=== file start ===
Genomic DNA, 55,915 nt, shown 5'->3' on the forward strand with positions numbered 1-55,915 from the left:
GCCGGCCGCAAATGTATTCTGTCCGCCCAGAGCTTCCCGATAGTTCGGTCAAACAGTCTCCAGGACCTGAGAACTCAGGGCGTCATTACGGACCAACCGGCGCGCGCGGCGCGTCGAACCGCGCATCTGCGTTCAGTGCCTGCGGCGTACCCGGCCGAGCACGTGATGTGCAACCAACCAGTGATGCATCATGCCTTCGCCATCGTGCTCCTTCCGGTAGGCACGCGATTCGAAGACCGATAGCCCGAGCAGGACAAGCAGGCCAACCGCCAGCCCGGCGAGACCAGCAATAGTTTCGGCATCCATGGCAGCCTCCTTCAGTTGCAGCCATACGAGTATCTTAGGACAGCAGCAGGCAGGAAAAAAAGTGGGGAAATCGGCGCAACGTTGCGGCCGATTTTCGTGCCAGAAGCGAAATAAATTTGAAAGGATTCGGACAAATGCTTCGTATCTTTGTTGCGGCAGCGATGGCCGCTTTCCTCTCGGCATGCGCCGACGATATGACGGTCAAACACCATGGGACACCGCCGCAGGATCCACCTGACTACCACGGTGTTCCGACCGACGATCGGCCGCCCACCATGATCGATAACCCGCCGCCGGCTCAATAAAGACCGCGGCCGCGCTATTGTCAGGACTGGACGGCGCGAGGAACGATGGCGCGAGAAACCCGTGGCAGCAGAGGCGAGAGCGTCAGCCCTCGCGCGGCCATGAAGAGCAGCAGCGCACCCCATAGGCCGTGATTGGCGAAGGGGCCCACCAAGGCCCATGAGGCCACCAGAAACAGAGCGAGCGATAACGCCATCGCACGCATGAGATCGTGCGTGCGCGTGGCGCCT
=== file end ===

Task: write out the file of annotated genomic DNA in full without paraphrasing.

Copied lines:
Genomic DNA, 55,915 nt, shown 5'->3' on the forward strand with positions numbered 1-55,915 from the left:
GCCGGCCGCAAATGTATTCTGTCCGCCCAGAGCTTCCCGATAGTTCGGTCAAACAGTCTCCAGGACCTGAGAACTCAGGGCGTCATTACGGACCAACCGGCGCGCGCGGCGCGTCGAACCGCGCATCTGCGTTCAGTGCCTGCGGCGTACCCGGCCGAGCACGTGATGTGCAACCAACCAGTGATGCATCATGCCTTCGCCATCGTGCTCCTTCCGGTAGGCACGCGATTCGAAGACCGATAGCCCGAGCAGGACAAGCAGGCCAACCGCCAGCCCGGCGAGACCAGCAATAGTTTCGGCATCCATGGCAGCCTCCTTCAGTTGCAGCCATACGAGTATCTTAGGACAGCAGCAGGCAGGAAAAAAAGTGGGGAAATCGGCGCAACGTTGCGGCCGATTTTCGTGCCAGAAGCGAAATAAATTTGAAAGGATTCGGACAAATGCTTCGTATCTTTGTTGCGGCAGCGATGGCCGCTTTCCTCTCGGCATGCGCCGACGATATGACGGTCAAACACCATGGGACACCGCCGCAGGATCCACCTGACTACCACGGTGTTCCGACCGACGATCGGCCGCCCACCATGATCGATAACCCGCCGCCGGCTCAATAAAGACCGCGGCCGCGCTATTGTCAGGACTGGACGGCGCGAGGAACGATGGCGCGAGAAACCCGTGGCAGCAGAGGCGAGAGCGTCAGCCCTCGCGCGGCCATGAAGAGCAGCAGCGCACCCCATAGGCCGTGATTGGCGAAGGGGCCCACCAAGGCCCATGAGGCCACCAGAAACAGAGCGAGCGATAACGCCATCGCACGCATGAGATCGTGCGTGCGCGTGGCGCCT